2. Review The Rulebook
Now it’s time to tweak your alerting rules and logic. Take a look at the security alerts you or your team receive on any given day or week. Do any particularly repetitive, low-importance, non-actionable alerts stand out? If so, it may be worth seeing if you can combine them into a single daily digest (if you need to know about them at all). Are there any annoying false positives that can be filtered out?
Also consider your personal observations from point #1. Do any new alerts need setting up since the last time you reviewed your security rules? Diarise a regular review – say, every 2-6 months – to review your security alerting rules and make essential tweaks.
2.5. Don’t Sweat the Little Stuff – Automate It!
On a related note, if you find any minor, repetitive alerts that are resolved with the same manual action each time, see if you can automate them. Not only does this save you time, but it reduces the number of notifications going off too – reducing alarm fatigue.
3. More Information, Less Panic
Any worthwhile security alerting function should be able to provide extensive information within each alert message. Alerts should never just be a message that says “there’s a problem here, go fix”.
The more technical context and log information that can be included in each alert message, the less your technicians have to go on the hunt for information. And the less they have to hunt for information, the quicker they can start resolving the problem. In the Cloud Security Alliance study mentioned above, 40.4% of security professionals said that the alerts they receive lack actionable intelligence to aid investigation.
However, too much information can equally be a hindrance – it’ll just slow your team down. Aim for a happy medium that helps technicians understand each problem at a glance.
4. Minimise Your Reporting Tools
Say, for example, that you have a PC app that feeds you firewall alerts, a web portal for monitoring your IPS, you receive email alerts about internal network security, and you have a phone app that notifies you about failed MFA attempts. Sounds like a lot of juggling.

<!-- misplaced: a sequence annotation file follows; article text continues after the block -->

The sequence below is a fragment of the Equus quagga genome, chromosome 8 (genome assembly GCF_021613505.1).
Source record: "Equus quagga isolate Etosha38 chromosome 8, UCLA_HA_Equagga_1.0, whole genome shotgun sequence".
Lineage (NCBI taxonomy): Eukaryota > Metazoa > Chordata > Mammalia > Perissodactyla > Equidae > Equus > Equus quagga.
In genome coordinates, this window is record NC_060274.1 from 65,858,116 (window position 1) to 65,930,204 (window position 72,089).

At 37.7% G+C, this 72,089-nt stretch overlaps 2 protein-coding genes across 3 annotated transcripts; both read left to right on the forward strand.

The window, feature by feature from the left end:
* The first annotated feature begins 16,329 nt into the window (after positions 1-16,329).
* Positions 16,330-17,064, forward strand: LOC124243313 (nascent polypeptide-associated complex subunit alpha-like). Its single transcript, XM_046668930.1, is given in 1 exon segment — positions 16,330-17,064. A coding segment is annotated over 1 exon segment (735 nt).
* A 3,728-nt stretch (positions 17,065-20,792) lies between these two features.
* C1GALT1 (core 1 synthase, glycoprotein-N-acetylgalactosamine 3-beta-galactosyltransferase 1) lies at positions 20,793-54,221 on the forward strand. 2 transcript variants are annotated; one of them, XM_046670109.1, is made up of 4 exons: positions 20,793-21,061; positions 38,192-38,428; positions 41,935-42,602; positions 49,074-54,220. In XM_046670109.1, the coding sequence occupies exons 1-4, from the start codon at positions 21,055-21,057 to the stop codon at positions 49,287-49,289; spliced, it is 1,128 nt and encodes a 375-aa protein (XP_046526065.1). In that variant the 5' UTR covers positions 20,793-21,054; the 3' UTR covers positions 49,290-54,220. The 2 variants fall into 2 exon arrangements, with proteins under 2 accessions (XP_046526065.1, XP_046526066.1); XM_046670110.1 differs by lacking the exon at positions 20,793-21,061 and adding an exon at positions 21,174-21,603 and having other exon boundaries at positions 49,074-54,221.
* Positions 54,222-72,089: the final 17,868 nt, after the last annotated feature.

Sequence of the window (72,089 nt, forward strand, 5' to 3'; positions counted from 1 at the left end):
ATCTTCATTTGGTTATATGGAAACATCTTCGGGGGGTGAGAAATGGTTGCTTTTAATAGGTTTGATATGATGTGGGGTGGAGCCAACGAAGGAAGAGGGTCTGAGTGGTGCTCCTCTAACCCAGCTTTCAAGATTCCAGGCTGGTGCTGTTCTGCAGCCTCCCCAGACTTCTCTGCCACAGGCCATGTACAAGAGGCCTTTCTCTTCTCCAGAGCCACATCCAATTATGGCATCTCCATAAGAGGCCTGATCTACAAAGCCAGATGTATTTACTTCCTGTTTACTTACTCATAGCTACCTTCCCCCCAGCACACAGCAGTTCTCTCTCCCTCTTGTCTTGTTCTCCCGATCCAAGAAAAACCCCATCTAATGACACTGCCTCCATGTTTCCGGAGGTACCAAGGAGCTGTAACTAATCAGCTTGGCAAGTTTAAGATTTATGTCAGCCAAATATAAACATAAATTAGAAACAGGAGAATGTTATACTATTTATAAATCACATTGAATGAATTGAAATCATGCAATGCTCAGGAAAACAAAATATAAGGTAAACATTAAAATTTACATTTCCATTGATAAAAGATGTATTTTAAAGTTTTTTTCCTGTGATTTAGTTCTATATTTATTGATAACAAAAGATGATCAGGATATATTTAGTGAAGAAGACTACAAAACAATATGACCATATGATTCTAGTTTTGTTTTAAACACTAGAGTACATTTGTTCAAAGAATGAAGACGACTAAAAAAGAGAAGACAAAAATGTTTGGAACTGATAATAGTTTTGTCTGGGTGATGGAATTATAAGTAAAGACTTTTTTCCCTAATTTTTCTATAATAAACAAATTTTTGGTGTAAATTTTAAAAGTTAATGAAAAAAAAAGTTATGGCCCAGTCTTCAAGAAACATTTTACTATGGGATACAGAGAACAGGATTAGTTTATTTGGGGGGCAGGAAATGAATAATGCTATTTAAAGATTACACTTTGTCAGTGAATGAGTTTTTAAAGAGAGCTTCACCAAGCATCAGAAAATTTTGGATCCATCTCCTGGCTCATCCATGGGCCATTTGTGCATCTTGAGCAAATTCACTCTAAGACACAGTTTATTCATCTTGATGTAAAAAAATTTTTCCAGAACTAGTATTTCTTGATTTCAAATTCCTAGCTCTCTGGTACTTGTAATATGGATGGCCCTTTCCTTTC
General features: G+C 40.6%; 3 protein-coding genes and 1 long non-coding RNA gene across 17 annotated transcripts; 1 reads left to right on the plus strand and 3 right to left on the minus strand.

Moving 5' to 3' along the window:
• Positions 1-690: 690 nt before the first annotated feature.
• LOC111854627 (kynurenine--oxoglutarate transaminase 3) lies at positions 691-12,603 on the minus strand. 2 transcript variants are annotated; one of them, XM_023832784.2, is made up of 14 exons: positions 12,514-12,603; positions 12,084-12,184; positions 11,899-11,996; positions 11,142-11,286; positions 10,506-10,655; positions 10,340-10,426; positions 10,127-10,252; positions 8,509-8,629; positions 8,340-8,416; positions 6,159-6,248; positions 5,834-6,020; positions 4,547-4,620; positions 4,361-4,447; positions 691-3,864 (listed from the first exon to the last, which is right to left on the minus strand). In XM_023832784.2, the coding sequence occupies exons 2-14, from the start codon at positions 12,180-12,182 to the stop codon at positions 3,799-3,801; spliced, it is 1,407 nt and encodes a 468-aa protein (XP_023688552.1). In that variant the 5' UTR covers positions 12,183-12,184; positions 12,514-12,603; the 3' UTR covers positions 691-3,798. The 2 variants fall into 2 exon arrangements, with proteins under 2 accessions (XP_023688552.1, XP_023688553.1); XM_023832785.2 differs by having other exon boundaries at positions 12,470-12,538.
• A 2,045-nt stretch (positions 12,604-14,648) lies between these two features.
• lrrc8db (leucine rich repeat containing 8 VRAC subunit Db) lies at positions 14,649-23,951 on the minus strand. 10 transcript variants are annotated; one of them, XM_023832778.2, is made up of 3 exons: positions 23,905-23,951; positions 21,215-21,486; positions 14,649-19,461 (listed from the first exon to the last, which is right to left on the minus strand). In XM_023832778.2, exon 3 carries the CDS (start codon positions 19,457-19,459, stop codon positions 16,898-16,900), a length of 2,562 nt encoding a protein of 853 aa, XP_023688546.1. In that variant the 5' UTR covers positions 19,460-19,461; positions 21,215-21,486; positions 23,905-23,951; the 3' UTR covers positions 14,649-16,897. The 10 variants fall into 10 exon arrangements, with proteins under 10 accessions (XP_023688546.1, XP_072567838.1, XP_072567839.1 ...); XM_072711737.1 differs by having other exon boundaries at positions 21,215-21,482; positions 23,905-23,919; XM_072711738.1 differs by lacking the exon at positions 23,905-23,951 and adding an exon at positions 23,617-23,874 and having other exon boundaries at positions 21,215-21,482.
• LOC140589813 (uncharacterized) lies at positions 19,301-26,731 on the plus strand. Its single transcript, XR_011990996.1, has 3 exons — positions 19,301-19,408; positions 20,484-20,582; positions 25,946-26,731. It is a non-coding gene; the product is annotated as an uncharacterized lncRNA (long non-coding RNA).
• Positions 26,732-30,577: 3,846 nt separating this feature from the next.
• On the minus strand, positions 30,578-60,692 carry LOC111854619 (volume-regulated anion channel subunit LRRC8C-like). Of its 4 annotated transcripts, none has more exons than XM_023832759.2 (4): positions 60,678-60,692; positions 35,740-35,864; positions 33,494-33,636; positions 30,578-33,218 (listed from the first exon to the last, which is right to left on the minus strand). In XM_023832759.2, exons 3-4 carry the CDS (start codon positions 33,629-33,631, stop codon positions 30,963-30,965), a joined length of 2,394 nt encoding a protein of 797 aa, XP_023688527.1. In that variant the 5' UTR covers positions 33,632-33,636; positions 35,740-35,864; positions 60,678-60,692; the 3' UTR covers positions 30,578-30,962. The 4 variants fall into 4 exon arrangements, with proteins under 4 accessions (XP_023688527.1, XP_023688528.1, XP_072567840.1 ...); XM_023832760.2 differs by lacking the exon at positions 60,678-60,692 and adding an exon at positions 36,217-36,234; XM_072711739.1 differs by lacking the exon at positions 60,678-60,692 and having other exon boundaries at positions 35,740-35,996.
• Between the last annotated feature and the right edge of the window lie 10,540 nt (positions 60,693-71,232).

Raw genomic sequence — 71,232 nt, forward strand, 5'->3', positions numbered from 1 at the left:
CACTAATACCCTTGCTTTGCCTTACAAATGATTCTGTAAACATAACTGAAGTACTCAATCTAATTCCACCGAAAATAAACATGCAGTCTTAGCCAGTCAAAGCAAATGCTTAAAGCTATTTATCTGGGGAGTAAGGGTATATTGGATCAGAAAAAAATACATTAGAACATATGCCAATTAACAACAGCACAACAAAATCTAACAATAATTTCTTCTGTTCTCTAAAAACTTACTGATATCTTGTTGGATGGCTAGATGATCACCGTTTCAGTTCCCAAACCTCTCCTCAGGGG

If this describes your own cybersecurity alerting situation, you’re far from alone. The Cloud Security Alliance also reported that half of enterprises use six or more tools that generate security alerts. That understandably makes for a very noisy, inefficient security experience.
In addition, hopping between different screens is more mentally taxing than we think. Psychologist and computer scientist Gerald Weinberg called flitting between tasks, windows, projects, or areas of focus “context switching” and that every additional “context” that we try to handle at the same time gobbles up 20% of our productivity.
So, for the sake of simplicity and productivity, try to bring all of your security monitoring into a single screen or dashboard, so everything is coming from a single source.
Also pay attention to how alerts are delivered. If you have to deal with dashboard notifications, Slack messages, and email alerts that all report on different things and provide different contextual information, this is only going to further add to your security juggling act. As you standardise alerts to come from a single source, also standardise them to contain the same information in the same format, so you know where to look for which details each time.
5. Establish Best Practices for Common Alerts
Chances are there may be some alerts that come up regularly that you just can’t automate. The best you can do in this situation is to determine the most straightforward way to investigate and solve these particular alerts and follow this “best practice” each time the alert appears. This way, you and your team don’t have to reinvent the wheel every time.